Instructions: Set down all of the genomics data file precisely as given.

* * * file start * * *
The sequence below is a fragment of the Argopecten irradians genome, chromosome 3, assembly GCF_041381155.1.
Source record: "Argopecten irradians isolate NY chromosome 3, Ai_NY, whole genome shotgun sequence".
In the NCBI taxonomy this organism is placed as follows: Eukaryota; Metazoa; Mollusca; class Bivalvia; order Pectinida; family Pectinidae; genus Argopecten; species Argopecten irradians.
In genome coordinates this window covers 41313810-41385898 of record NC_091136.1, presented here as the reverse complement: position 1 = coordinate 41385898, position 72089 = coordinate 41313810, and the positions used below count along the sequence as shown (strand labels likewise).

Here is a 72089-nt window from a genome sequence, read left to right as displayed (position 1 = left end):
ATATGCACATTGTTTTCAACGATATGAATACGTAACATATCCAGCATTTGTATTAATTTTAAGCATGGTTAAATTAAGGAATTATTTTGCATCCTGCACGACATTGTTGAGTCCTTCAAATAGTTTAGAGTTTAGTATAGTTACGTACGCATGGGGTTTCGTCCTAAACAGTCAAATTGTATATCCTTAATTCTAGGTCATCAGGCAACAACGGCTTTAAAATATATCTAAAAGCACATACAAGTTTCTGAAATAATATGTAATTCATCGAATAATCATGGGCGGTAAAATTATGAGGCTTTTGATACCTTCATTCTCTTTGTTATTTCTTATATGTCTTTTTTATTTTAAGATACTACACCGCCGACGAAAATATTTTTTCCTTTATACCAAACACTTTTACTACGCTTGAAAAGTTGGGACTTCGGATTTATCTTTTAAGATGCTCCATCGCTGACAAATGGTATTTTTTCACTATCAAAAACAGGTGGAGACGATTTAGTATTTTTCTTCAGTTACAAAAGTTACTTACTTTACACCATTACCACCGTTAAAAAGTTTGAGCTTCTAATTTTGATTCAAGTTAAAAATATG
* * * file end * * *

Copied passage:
The sequence below is a fragment of the Argopecten irradians genome, chromosome 3, assembly GCF_041381155.1.
Source record: "Argopecten irradians isolate NY chromosome 3, Ai_NY, whole genome shotgun sequence".
In the NCBI taxonomy this organism is placed as follows: Eukaryota; Metazoa; Mollusca; class Bivalvia; order Pectinida; family Pectinidae; genus Argopecten; species Argopecten irradians.
In genome coordinates this window covers 41313810-41385898 of record NC_091136.1, presented here as the reverse complement: position 1 = coordinate 41385898, position 72089 = coordinate 41313810, and the positions used below count along the sequence as shown (strand labels likewise).

Here is a 72089-nt window from a genome sequence, read left to right as displayed (position 1 = left end):
ATATGCACATTGTTTTCAACGATATGAATACGTAACATATCCAGCATTTGTATTAATTTTAAGCATGGTTAAATTAAGGAATTATTTTGCATCCTGCACGACATTGTTGAGTCCTTCAAATAGTTTAGAGTTTAGTATAGTTACGTACGCATGGGGTTTCGTCCTAAACAGTCAAATTGTATATCCTTAATTCTAGGTCATCAGGCAACAACGGCTTTAAAATATATCTAAAAGCACATACAAGTTTCTGAAATAATATGTAATTCATCGAATAATCATGGGCGGTAAAATTATGAGGCTTTTGATACCTTCATTCTCTTTGTTATTTCTTATATGTCTTTTTTATTTTAAGATACTACACCGCCGACGAAAATATTTTTTCCTTTATACCAAACACTTTTACTACGCTTGAAAAGTTGGGACTTCGGATTTATCTTTTAAGATGCTCCATCGCTGACAAATGGTATTTTTTCACTATCAAAAACAGGTGGAGACGATTTAGTATTTTTCTTCAGTTACAAAAGTTACTTACTTTACACCATTACCACCGTTAAAAAGTTTGAGCTTCTAATTTTGATTCAAGTTAAAAATATG